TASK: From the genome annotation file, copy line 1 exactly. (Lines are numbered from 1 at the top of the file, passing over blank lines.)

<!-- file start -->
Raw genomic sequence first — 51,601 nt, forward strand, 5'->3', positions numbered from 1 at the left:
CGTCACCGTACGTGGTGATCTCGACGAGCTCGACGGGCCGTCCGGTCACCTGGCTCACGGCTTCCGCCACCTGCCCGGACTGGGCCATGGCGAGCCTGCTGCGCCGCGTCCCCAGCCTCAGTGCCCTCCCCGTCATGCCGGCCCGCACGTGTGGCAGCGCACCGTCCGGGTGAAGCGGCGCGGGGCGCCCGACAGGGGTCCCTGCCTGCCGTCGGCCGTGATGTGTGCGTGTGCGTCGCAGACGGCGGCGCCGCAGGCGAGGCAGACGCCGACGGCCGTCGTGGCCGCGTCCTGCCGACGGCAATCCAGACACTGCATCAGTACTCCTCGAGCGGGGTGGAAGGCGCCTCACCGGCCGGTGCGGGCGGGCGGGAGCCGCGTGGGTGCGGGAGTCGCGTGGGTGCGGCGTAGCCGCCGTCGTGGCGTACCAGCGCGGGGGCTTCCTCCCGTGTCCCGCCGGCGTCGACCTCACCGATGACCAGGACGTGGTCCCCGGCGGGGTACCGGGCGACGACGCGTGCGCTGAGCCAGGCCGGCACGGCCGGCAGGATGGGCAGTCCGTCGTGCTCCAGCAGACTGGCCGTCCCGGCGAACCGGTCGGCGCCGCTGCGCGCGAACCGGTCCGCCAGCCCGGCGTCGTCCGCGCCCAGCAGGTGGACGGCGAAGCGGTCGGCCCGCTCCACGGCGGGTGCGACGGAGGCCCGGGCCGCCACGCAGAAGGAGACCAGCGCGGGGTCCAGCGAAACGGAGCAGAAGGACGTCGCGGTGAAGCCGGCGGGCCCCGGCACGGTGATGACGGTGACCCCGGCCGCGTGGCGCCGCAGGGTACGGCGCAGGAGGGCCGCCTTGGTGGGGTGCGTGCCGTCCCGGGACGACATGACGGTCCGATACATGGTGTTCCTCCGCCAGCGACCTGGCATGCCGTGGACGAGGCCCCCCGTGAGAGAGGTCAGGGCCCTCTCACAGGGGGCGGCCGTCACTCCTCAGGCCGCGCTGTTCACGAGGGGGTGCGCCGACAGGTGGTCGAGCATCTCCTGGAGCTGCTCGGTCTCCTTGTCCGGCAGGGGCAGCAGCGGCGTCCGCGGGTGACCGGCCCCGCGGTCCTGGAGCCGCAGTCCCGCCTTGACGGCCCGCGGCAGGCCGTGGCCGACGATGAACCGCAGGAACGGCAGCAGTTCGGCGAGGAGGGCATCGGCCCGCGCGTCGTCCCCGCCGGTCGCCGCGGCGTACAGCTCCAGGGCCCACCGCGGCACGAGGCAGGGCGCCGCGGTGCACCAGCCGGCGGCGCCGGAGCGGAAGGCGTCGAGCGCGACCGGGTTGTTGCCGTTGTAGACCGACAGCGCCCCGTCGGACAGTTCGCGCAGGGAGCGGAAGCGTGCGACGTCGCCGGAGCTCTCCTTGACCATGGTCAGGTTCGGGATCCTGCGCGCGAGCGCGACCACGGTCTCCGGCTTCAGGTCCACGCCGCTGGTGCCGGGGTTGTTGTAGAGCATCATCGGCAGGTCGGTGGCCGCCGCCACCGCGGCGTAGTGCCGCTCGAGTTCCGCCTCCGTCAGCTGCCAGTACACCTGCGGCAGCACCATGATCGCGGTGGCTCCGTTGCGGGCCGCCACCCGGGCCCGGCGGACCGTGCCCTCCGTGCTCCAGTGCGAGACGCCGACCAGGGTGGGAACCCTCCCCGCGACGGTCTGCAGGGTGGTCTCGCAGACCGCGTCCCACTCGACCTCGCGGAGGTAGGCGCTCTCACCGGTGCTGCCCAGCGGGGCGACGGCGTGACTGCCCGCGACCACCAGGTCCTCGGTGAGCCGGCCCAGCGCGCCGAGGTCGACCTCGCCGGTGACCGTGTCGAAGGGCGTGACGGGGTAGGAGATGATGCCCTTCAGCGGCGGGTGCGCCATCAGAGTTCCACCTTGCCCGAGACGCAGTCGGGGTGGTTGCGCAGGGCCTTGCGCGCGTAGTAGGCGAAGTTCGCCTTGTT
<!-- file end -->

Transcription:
Raw genomic sequence first — 51,601 nt, forward strand, 5'->3', positions numbered from 1 at the left: